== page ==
Best Defense

Thomas E. Ricks' daily take on national security.

Whatever happened to TRADOC? (III): The Gen. Barno challenge

The shallowness of General Dempsey’s presentation was all the more striking to me because on the same day I read a similar piece by retired Army Lt. Gen. David Barno. Like Dempsey, Barno is grappling with change and trying to look into the future, but he shows much more rigor and originality in doing so. ...

575514_091215_RicksGener52623166v2.jpg
575514_091215_RicksGener52623166v2.jpg

The shallowness of General Dempsey's presentation was all the more striking to me because on the same day I read a similar piece by retired Army Lt. Gen. David Barno. Like Dempsey, Barno is grappling with change and trying to look into the future, but he shows much more rigor and originality in doing so. He also challenges the Army far more than Dempsey did.

The shallowness of General Dempsey’s presentation was all the more striking to me because on the same day I read a similar piece by retired Army Lt. Gen. David Barno. Like Dempsey, Barno is grappling with change and trying to look into the future, but he shows much more rigor and originality in doing so. He also challenges the Army far more than Dempsey did.

First, Barno observes that:

… our military today is in a sense operating without a concept of war and is searching desperately for the new “unified field theory” of conflict. … Today, no agreed-upon theory of conflict drives all of these critical vectors toward a commonly understood paradigm; the result is a profusion of disparate outlooks leading toward the risk of professional incoherence.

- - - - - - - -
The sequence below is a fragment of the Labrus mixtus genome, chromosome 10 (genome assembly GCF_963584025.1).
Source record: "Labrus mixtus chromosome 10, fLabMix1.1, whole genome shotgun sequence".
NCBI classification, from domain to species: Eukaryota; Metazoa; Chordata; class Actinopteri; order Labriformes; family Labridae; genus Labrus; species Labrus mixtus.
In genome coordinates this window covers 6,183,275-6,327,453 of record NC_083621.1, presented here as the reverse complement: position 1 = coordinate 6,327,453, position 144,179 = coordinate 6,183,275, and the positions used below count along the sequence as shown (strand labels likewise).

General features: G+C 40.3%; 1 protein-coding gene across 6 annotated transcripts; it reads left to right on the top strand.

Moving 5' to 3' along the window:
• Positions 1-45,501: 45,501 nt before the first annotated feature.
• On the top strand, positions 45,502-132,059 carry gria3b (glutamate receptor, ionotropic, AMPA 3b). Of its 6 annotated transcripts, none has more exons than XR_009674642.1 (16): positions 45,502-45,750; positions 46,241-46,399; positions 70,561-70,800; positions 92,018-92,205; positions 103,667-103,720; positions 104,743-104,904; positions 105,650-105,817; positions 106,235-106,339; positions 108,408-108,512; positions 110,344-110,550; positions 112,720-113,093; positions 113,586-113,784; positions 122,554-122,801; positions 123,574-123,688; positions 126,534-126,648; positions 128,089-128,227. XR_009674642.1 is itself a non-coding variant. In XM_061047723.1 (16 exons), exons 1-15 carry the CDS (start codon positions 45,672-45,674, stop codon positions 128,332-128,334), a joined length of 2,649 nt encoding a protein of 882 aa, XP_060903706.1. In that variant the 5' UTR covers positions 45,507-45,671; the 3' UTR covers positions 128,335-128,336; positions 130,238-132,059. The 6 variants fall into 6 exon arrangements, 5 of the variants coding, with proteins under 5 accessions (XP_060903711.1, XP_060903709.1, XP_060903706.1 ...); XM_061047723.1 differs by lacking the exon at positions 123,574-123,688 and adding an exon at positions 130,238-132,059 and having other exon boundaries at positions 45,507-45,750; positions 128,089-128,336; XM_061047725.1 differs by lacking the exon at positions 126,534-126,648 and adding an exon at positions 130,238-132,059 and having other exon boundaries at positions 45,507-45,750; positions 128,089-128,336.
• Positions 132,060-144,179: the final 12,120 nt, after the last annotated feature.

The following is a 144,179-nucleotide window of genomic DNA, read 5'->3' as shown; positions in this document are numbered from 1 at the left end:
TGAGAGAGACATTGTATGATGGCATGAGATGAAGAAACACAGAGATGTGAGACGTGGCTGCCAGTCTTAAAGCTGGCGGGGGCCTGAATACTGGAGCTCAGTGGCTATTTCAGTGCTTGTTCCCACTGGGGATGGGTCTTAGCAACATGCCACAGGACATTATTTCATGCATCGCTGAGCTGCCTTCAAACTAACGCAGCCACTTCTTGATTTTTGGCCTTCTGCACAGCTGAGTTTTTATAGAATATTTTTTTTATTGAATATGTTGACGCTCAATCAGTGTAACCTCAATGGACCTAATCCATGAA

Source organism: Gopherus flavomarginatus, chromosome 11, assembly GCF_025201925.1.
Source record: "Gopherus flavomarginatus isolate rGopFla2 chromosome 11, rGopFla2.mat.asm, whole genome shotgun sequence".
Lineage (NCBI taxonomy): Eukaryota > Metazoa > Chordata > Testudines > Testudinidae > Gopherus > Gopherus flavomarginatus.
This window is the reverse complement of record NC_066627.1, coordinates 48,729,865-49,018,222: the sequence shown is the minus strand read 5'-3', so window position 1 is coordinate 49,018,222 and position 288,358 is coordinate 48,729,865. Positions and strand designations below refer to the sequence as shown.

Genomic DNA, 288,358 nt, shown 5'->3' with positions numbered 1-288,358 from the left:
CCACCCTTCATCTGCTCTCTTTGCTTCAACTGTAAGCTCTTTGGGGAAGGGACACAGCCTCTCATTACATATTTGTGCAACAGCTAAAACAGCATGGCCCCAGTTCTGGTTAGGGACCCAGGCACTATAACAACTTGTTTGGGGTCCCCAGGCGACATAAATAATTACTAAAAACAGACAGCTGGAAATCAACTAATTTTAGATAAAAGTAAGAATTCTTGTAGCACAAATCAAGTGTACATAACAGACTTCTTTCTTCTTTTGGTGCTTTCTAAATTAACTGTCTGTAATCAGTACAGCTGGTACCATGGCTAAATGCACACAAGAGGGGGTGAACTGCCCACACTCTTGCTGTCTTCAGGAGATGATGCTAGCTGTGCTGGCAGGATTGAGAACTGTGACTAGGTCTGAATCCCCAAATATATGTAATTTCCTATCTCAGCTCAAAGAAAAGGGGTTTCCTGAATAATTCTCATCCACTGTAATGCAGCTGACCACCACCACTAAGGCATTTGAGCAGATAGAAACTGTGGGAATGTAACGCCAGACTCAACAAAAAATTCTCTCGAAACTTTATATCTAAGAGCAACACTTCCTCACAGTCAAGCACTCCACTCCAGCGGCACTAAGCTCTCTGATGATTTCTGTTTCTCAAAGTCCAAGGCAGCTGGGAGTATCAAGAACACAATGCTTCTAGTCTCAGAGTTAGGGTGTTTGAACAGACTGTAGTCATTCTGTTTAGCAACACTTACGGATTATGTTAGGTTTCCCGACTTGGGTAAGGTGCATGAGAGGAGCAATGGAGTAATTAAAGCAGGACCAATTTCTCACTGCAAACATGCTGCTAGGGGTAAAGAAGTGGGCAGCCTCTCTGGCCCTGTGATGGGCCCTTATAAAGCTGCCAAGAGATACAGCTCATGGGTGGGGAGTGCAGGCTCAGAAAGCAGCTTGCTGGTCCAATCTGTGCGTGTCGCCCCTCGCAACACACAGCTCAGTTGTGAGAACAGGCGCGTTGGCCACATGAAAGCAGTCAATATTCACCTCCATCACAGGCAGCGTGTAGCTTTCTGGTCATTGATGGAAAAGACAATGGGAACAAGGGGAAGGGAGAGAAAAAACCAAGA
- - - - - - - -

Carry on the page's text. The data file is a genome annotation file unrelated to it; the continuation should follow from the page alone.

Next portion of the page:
Strong stuff, and far more thought-provoking than what Dempsey was saying. Barno then drives home the point:

Warfare is changing, and Western militaries to date are having serious difficulties keeping up-intellectually, materially, and psychologically.

He is sounding an alarm. It doesn’t sound like he thinks TRADOC is meeting the challenge head on. Indeed, he is calling out a generation of generals when he writes that:

Comments often made by senior U.S. commanders that “we cannot be defeated militarily” and “this war cannot be won by military means” should send shudders down the spines of all serious students of war. War is nothing if not a political act; it always serves political ends.    

GERALD HERBERT/AFP/Getty Images

Thomas E. Ricks covered the U.S. military from 1991 to 2008 for the Wall Street Journal and then the Washington Post. He can be reached at ricksblogcomment@gmail.com. Twitter: @tomricks1

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